The Central Bank of Nigeria (CBN) has opposed a suit before the federal high court in Lagos seeking to remove Ajami (Arabic) inscriptions on the naira notes.
CBN told the court that it will cost a lot of money to discard existing notes and print new ones without Ajami.
It also said Ajami is not a symbol or mark of Islam, but an inscription to help non-English speakers who are Ajami literate.
The apex bank made the submission in a counter-affidavit to a suit filed by Malcolm Omirhobo, a Lagos-based lawyer, before Mohammed Liman, presiding judge over the case.
In January 2020, Omirhobo had filed a suit against the federal government, CBN, and attorney general of the federation over Arabic inscription on naira notes.
Omirhobo argued that Nigeria is a secular nation and urged the court to declare it illegal, unlawful, and unconstitutional for Arabic language to be inscribed on naira notes rather than English language or Hausa, Yoruba and Igbo.
However, in its counter-affidavit deposed by Abiola Lawal, CBN said: “Ajami inscriptions on some of the country’s currencies do not connote any religious statements or Arabian alignment”.
“The inscriptions on the country’s currencies do not and at no time have they threatened the secular statehood of the nation or have they violated the constitution of Nigeria, as every design and inscription was finalised with the approval of the relevant government bodies.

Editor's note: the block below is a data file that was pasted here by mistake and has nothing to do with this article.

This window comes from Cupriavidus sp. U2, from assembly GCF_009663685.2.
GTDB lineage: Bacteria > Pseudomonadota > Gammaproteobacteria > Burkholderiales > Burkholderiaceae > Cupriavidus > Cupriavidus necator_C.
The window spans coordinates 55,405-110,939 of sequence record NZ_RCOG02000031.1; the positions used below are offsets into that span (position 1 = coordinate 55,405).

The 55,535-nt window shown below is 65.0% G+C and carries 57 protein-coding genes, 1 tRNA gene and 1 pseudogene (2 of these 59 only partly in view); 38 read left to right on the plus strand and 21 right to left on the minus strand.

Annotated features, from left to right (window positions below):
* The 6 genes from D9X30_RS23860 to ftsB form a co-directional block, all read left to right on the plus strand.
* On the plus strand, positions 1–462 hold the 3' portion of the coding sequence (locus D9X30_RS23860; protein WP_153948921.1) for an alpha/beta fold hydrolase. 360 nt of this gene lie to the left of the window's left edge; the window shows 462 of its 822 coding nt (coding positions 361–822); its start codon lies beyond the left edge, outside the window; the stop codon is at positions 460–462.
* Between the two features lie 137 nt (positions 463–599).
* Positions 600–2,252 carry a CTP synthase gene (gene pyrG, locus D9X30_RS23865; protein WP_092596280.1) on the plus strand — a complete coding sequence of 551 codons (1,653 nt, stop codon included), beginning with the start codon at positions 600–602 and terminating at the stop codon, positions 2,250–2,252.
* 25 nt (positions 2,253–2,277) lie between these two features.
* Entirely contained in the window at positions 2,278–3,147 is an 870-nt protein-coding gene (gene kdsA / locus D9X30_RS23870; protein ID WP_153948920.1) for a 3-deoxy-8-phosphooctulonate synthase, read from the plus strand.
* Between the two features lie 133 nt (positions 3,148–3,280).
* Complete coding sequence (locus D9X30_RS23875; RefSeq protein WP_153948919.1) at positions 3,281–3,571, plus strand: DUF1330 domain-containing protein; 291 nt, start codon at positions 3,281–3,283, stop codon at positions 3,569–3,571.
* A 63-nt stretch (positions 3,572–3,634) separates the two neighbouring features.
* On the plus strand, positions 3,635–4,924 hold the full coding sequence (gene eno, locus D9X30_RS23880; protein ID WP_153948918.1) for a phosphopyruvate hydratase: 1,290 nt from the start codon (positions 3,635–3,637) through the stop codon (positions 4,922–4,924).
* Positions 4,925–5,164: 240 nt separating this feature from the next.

“The naira notes retained the inscriptions with Ajami since 1973 when the name of the Nigerian currency was changed to naira from pounds.
“Ajami was inscribed on the country’s currency by the colonialists to aid those without Western education in certain parts of the country, who, back then, constituted a larger part of the populace.
“Ajami is not a symbol or mark of Islam but an inscription to aid the populace uneducated in Western education in ease of trade.”
CBN further said removing Arabic inscriptions from naira notes “would cost the tax-paying Nigerians and federal government colossal sum of money to discard the existing naira notes and print new ones in satisfaction of the plaintiff”.
Similarly, the Nigerian Army opposed Omirhobo’s suit seeking to remove Arabic inscriptions on the army’s logo, urging the court to throw it out.
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